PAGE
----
Jim McLauchlin, writing for Newsarama, has a great story on the importance of a book that came out in 1974—Origins of Marvel Comics by Stan Lee. Without this book and the marketing showmanship of Stan Lee going around and promoting it, the Marvel Comics of today might not have existed.
I had a similar experience as Marvel Chief Creative Officer Joe Quesada.
“That book was so instrumental to me in understanding and building a love of Marvel as a kid,” Quesada says. “I started reading Marvel Comics in 1970, so I had already missed a decade of publishing. I had an appetite to learn more, so I went to a book store—like a book store book store!—to get a copy. I had no idea about the origins of these stories and Stan’s thought process behind them. It was an eye-opening experience.”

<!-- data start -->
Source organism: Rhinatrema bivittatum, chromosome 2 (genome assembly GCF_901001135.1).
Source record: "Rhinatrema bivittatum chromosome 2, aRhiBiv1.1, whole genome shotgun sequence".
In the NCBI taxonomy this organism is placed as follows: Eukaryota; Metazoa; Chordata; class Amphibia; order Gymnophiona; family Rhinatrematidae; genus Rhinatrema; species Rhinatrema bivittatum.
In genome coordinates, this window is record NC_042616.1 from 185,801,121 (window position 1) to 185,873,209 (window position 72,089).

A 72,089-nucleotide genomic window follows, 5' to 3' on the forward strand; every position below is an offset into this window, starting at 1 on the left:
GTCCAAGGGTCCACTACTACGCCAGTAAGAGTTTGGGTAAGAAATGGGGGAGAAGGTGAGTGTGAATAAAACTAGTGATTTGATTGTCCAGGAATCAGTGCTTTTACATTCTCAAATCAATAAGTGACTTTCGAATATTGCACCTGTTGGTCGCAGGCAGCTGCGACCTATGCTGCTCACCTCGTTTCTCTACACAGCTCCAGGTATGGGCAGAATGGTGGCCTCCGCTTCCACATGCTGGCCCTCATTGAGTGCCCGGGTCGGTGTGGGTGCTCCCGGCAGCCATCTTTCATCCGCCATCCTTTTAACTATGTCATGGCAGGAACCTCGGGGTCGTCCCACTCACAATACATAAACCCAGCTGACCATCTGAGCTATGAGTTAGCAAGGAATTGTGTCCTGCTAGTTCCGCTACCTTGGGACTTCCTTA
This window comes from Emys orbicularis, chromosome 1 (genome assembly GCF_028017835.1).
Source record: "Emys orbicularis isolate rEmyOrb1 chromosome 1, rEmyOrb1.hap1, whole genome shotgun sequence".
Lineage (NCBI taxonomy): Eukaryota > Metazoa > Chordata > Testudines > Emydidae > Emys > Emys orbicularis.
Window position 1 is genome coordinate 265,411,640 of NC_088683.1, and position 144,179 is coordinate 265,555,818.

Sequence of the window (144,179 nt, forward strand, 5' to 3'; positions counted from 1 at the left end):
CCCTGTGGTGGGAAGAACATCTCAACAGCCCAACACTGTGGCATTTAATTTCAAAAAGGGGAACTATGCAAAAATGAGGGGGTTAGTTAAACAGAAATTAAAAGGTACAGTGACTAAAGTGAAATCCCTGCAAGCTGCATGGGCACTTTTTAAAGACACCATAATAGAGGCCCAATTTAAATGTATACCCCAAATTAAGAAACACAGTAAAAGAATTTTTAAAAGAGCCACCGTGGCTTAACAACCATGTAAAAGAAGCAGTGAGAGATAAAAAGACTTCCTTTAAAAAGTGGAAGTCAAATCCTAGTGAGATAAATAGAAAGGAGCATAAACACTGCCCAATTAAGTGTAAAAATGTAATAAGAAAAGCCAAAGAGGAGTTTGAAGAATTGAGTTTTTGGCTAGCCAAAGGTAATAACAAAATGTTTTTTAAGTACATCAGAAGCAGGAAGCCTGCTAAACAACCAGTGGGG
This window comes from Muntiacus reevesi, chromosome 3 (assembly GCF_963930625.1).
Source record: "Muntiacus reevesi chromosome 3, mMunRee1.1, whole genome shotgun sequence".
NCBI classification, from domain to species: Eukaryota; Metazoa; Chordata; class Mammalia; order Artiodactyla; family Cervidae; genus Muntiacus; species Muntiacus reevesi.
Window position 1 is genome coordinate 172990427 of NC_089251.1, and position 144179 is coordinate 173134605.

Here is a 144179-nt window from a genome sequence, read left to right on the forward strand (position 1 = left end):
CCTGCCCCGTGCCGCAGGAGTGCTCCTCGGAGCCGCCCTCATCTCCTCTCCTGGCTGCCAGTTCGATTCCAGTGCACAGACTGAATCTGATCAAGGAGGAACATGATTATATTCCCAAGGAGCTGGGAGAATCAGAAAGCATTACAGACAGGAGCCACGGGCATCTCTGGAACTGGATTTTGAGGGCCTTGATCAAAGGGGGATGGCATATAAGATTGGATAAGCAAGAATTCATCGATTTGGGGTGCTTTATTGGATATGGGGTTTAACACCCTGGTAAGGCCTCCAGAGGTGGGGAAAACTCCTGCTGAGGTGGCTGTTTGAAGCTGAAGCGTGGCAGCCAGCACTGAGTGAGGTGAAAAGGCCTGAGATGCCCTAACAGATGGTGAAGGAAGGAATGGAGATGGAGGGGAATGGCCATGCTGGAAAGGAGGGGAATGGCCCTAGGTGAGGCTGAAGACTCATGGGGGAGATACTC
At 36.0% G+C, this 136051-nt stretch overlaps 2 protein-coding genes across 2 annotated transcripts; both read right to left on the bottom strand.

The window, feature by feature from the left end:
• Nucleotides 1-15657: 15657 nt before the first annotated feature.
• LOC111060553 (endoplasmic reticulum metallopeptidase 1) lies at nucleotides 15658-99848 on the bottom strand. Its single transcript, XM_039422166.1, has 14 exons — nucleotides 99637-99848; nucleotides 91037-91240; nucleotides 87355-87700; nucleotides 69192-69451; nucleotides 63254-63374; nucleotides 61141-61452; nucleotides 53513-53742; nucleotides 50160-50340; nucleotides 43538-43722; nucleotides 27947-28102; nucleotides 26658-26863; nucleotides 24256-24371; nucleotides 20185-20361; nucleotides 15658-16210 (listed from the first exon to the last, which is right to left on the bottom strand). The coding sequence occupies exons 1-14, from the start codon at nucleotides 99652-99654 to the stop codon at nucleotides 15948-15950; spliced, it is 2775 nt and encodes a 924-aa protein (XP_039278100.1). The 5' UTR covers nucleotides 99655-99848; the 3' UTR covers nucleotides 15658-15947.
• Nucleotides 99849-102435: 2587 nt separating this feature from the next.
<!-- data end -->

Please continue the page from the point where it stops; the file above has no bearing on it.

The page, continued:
My father bought this book in hardcover and I devoured it growing up. When I was a kid, all his comics were in banker’s boxes in the attic and was not a place I could easily get to when I wanted some Silver Age DC to read. However, Origins was on the bookshelf. Soon, Bring on the Bad Guys was in my possession too.
These two books helped me become a much better reader when I was 7-years-old and allowed me to understand concepts other kids weren’t thinking about like not being popular, the importance of self-sacrifice, not being self-centered, and so much more.
Now, I’ve got to go find those books at home and crack them open again.